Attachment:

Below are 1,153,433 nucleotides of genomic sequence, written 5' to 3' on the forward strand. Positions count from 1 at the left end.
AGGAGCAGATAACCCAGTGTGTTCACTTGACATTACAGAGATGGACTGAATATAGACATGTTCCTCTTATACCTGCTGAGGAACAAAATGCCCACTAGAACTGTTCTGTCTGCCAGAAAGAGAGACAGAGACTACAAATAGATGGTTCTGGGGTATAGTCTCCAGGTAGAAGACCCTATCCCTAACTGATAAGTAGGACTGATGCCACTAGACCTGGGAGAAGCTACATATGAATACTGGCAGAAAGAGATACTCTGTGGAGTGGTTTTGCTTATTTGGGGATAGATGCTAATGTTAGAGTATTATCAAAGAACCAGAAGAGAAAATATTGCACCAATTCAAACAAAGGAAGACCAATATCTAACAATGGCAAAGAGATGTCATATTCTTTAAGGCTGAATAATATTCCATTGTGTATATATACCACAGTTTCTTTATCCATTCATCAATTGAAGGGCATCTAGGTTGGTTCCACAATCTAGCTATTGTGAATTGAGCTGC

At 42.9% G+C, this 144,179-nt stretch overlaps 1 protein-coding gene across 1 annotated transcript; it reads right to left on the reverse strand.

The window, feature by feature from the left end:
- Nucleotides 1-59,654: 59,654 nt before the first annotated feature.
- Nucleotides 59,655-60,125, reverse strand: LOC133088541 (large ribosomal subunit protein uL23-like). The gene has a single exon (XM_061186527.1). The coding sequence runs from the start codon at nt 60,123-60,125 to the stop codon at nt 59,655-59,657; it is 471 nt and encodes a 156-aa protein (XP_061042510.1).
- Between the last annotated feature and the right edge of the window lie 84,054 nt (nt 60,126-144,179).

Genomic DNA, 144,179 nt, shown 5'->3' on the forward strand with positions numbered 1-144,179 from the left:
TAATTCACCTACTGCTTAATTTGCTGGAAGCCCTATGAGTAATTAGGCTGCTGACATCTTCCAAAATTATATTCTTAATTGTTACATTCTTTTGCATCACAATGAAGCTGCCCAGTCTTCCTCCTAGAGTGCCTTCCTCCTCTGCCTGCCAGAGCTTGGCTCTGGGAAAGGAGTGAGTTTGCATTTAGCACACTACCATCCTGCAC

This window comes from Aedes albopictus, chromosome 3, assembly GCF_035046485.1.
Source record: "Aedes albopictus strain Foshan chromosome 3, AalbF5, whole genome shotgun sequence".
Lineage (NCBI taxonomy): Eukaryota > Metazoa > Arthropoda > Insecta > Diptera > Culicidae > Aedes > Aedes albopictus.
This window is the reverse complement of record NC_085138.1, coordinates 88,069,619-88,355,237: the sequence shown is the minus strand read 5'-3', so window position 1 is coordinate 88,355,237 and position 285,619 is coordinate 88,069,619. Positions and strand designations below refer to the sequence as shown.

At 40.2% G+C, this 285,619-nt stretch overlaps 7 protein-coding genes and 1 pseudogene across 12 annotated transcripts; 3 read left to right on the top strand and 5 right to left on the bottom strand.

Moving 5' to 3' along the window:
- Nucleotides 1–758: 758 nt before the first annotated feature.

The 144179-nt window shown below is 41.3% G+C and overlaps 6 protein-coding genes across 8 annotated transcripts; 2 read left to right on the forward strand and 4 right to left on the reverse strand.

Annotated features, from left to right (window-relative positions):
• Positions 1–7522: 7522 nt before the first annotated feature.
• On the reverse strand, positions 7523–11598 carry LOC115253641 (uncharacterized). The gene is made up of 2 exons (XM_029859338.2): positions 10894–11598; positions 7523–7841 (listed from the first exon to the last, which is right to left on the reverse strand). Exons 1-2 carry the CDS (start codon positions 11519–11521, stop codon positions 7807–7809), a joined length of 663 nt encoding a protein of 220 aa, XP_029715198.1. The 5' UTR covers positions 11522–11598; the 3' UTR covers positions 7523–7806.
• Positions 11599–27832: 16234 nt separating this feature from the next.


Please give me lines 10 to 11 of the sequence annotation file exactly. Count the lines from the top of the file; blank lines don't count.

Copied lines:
This window comes from Aedes albopictus, chromosome 3, assembly GCF_035046485.1.
Source record: "Aedes albopictus strain Foshan chromosome 3, AalbF5, whole genome shotgun sequence".